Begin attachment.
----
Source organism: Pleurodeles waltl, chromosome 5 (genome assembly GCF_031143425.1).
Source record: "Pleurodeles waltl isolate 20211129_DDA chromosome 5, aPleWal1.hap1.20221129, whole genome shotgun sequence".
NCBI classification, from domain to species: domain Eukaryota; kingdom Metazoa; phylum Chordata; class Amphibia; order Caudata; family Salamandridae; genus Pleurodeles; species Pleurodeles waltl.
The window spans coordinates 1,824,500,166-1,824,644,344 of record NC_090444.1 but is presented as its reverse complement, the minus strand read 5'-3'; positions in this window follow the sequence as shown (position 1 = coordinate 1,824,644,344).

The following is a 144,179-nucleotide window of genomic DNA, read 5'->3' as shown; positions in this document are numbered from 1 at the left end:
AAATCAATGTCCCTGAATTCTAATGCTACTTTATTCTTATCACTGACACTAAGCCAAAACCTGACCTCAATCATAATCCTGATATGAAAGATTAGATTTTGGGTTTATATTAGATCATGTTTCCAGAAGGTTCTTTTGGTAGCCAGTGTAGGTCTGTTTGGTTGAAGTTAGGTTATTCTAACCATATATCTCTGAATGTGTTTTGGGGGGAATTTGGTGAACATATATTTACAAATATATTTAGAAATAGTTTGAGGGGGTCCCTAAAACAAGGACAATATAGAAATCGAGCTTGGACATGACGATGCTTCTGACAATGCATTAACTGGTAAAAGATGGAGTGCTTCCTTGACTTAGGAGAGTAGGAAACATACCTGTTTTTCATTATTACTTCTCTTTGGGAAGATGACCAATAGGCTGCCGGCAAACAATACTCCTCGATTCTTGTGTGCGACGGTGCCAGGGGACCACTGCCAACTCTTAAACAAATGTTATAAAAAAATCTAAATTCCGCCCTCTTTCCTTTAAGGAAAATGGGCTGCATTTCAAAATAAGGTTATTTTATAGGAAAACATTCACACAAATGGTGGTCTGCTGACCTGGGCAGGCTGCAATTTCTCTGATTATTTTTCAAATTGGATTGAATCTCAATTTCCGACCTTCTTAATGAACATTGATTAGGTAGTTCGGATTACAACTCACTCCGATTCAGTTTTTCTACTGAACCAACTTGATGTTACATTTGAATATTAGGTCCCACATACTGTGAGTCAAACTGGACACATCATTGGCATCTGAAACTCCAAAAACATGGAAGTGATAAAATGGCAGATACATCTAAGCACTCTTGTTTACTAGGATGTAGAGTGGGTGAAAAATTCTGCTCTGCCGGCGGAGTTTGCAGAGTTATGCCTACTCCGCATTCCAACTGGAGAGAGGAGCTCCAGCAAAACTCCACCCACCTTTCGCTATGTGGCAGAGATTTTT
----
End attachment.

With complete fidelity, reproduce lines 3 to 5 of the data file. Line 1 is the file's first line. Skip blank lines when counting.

NCBI classification, from domain to species: domain Eukaryota; kingdom Metazoa; phylum Chordata; class Amphibia; order Caudata; family Salamandridae; genus Pleurodeles; species Pleurodeles waltl.
The window spans coordinates 1,824,500,166-1,824,644,344 of record NC_090444.1 but is presented as its reverse complement, the minus strand read 5'-3'; positions in this window follow the sequence as shown (position 1 = coordinate 1,824,644,344).

The following is a 144,179-nucleotide window of genomic DNA, read 5'->3' as shown; positions in this document are numbered from 1 at the left end: